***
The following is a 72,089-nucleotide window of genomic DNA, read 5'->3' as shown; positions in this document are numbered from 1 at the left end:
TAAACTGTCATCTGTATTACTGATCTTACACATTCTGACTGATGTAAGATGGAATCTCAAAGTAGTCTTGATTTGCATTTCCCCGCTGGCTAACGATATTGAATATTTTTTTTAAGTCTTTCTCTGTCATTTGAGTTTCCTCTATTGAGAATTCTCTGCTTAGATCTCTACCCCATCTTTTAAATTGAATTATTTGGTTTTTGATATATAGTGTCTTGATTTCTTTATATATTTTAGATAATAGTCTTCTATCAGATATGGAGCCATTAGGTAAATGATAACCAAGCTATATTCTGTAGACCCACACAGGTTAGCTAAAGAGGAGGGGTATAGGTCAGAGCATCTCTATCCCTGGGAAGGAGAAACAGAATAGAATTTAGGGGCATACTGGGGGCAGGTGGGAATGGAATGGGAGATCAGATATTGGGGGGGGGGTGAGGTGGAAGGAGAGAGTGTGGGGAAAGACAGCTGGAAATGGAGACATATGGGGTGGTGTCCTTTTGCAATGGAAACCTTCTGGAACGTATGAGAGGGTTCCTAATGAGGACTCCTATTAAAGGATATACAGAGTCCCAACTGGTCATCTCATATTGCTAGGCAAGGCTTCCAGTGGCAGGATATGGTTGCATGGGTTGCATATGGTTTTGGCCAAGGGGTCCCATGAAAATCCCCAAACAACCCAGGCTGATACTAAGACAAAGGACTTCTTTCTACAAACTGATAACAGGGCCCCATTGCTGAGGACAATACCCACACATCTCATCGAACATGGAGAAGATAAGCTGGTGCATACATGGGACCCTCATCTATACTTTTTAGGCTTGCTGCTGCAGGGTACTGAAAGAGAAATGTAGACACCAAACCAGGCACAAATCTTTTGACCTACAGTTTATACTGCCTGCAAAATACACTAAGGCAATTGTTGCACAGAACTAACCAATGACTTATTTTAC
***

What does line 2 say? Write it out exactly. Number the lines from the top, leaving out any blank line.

TAAACTGTCATCTGTATTACTGATCTTACACATTCTGACTGATGTAAGATGGAATCTCAAAGTAGTCTTGATTTGCATTTCCCCGCTGGCTAACGATATTGAATATTTTTTTTAAGTCTTTCTCTGTCATTTGAGTTTCCTCTATTGAGAATTCTCTGCTTAGATCTCTACCCCATCTTTTAAATTGAATTATTTGGTTTTTGATATATAGTGTCTTGATTTCTTTATATATTTTAGATAATAGTCTTCTATCAGATATGGAGCCATTAGGTAAATGATAACCAAGCTATATTCTGTAGACCCACACAGGTTAGCTAAAGAGGAGGGGTATAGGTCAGAGCATCTCTATCCCTGGGAAGGAGAAACAGAATAGAATTTAGGGGCATACTGGGGGCAGGTGGGAATGGAATGGGAGATCAGATATTGGGGGGGGGGTGAGGTGGAAGGAGAGAGTGTGGGGAAAGACAGCTGGAAATGGAGACATATGGGGTGGTGTCCTTTTGCAATGGAAACCTTCTGGAACGTATGAGAGGGTTCCTAATGAGGACTCCTATTAAAGGATATACAGAGTCCCAACTGGTCATCTCATATTGCTAGGCAAGGCTTCCAGTGGCAGGATATGGTTGCATGGGTTGCATATGGTTTTGGCCAAGGGGTCCCATGAAAATCCCCAAACAACCCAGGCTGATACTAAGACAAAGGACTTCTTTCTACAAACTGATAACAGGGCCCCATTGCTGAGGACAATACCCACACATCTCATCGAACATGGAGAAGATAAGCTGGTGCATACATGGGACCCTCATCTATACTTTTTAGGCTTGCTGCTGCAGGGTACTGAAAGAGAAATGTAGACACCAAACCAGGCACAAATCTTTTGACCTACAGTTTATACTGCCTGCAAAATACACTAAGGCAATTGTTGCACAGAACTAACCAATGACTTATTTTAC